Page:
While helping a Tallan client configure Windows Autopilot for laptop distribution for its user base, I encountered a strange issue with a Dell laptop I had been using as a test device. I noticed that whenever I reset the computer back to “factory settings” using SupportAssist OS Recovery, the first screen that would appear after the device had been rebooted was the screen that prompted the user to select a wireless network.
Having performed a similar procedure on a non-Dell laptop, I was aware that the first screen I should have seen after the reboot was the screen that prompts the user to select a language or region.
The result is a near-zero-touch deployment of Windows 10 or 11 to the device, where all apps and settings are properly set according to organizational policies and standards.
I also noticed that the ability to enter the Autopilot pre-provisioning mode (aka OOBE) by pressing the Windows key five times was no longer available on the Dell laptop. Yet, I could still use it on the non-Dell laptop. After checking and rechecking the configuration settings within the Endpoint Manager portal, I was left to conclude that something was happening with the Dell laptop, causing this phenomenon.
What Is Autopilot Pre-provisioning?
Windows Autopilot is a suite of technologies and configuration settings bundled within the Microsoft Endpoint Manager portal. It allows you to pre-configure new devices before deploying them to your production environment. Autopilot pre-provisioning is the process of pre-installing and pre-configuring most of the apps and settings on an Autopilot-controlled device to simplify the end-user experience even further. The result is a near-zero-touch deployment of Windows 10 or 11 to the device, where all apps and settings are properly set according to organizational policies and standards.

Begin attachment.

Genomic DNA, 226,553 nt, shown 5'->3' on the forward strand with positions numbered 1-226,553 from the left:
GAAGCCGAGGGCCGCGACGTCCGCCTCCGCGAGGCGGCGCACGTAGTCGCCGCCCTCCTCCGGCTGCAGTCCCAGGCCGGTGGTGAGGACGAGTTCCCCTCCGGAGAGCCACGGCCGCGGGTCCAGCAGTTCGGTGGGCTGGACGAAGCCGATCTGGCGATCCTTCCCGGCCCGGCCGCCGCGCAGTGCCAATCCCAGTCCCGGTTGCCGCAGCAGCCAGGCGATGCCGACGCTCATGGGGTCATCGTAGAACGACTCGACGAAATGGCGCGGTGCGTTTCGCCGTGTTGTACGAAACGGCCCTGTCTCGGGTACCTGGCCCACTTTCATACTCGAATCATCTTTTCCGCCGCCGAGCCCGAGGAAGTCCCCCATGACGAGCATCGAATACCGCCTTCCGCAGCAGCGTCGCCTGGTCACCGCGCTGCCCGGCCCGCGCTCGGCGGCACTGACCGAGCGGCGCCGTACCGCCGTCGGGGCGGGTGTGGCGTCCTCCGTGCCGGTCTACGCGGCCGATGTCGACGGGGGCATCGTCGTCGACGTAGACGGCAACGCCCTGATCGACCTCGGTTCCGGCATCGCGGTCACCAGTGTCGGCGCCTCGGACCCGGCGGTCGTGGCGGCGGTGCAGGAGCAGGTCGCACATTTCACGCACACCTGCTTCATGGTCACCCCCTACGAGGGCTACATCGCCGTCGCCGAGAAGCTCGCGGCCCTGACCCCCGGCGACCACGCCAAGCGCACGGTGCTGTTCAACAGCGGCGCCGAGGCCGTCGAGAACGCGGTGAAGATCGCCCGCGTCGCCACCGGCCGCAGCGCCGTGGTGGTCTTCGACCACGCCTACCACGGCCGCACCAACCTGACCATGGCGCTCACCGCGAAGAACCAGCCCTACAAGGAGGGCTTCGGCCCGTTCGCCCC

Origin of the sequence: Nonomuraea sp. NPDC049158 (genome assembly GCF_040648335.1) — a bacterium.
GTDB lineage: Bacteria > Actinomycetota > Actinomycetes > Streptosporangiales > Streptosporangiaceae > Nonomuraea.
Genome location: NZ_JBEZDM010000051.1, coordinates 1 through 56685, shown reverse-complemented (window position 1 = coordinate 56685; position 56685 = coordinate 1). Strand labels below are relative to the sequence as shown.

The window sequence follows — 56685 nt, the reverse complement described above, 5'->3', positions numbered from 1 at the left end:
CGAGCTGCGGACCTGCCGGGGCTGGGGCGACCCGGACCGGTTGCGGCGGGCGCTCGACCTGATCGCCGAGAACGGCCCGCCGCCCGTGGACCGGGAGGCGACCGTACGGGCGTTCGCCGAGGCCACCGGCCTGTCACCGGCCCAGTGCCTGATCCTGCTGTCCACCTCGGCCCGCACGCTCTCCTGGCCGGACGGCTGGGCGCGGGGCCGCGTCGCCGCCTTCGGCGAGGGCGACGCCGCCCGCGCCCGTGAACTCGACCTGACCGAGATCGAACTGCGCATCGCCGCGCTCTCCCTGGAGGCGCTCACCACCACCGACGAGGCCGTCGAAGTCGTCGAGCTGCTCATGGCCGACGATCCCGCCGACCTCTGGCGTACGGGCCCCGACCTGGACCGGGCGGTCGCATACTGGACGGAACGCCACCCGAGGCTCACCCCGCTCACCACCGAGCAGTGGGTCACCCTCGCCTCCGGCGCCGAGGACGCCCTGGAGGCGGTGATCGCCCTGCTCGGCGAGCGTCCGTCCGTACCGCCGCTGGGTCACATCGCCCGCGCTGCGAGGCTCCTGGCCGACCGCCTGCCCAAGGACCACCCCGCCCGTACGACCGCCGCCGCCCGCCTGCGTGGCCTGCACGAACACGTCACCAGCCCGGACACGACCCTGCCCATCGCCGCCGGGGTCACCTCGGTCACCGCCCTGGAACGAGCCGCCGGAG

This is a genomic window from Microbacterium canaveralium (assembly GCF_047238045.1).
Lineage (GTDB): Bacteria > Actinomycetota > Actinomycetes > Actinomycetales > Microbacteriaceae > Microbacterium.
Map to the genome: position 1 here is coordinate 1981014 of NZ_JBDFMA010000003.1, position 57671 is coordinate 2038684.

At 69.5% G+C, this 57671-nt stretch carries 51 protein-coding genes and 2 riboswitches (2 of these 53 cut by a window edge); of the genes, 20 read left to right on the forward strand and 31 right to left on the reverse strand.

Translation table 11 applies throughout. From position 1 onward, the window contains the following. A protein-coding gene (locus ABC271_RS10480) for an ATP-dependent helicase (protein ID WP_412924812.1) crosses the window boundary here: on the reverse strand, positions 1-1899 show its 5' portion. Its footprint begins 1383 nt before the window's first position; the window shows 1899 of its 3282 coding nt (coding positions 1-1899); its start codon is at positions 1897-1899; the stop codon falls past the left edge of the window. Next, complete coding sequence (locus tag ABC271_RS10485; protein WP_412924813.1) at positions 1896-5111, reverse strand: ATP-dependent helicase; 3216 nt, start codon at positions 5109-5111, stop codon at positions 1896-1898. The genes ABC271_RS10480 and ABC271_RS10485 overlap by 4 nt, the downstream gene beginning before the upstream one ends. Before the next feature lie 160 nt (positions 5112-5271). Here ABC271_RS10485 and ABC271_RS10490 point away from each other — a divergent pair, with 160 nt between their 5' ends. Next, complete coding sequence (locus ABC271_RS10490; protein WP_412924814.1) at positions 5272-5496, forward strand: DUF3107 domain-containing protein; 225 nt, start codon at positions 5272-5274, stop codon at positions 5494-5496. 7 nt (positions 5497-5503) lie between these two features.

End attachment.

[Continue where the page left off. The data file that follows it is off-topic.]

Using Autopilot pre-provisioning is a great way to provide your end users with a simplified setup process whenever they receive a new Windows-based device. The experience can be customized based on the user’s group membership – Sales users can receive a specific set of apps and policies, while Developers can receive an entirely different set. With a few clicks of the mouse, the user can quickly configure their device and start working immediately.
A Little Too Much Convenience…
After speaking with Dell support about the issue, I discovered that the behavior I witnessed for this particular laptop was actually by design. Dell does offer the ability to purchase computers that come pre-configured to use Autopilot with your Intune tenant. This is part of the overarching goal of delivering devices to your users with little to no intervention from your IT team. Part of this effort includes the pre-configuration of some of the Windows setup screens, which helps reduce the amount of time that the user must spend setting up their own device. The problem is, we want that first screen that asks us for the region, language, or keyboard setting because it is on that screen where the Windows setup process is actively checking for the key sequence that will trigger the pre-provisioning process. Once you go past that screen in the setup, pressing the Windows key five times will not be recognized by it, and you won’t be able to enter the pre-provisioning process.
Windows Autopilot is a suite of technologies and configuration settings bundled within the Microsoft Endpoint Manager portal. It allows you to pre-configure new devices before deploying them to your production environment.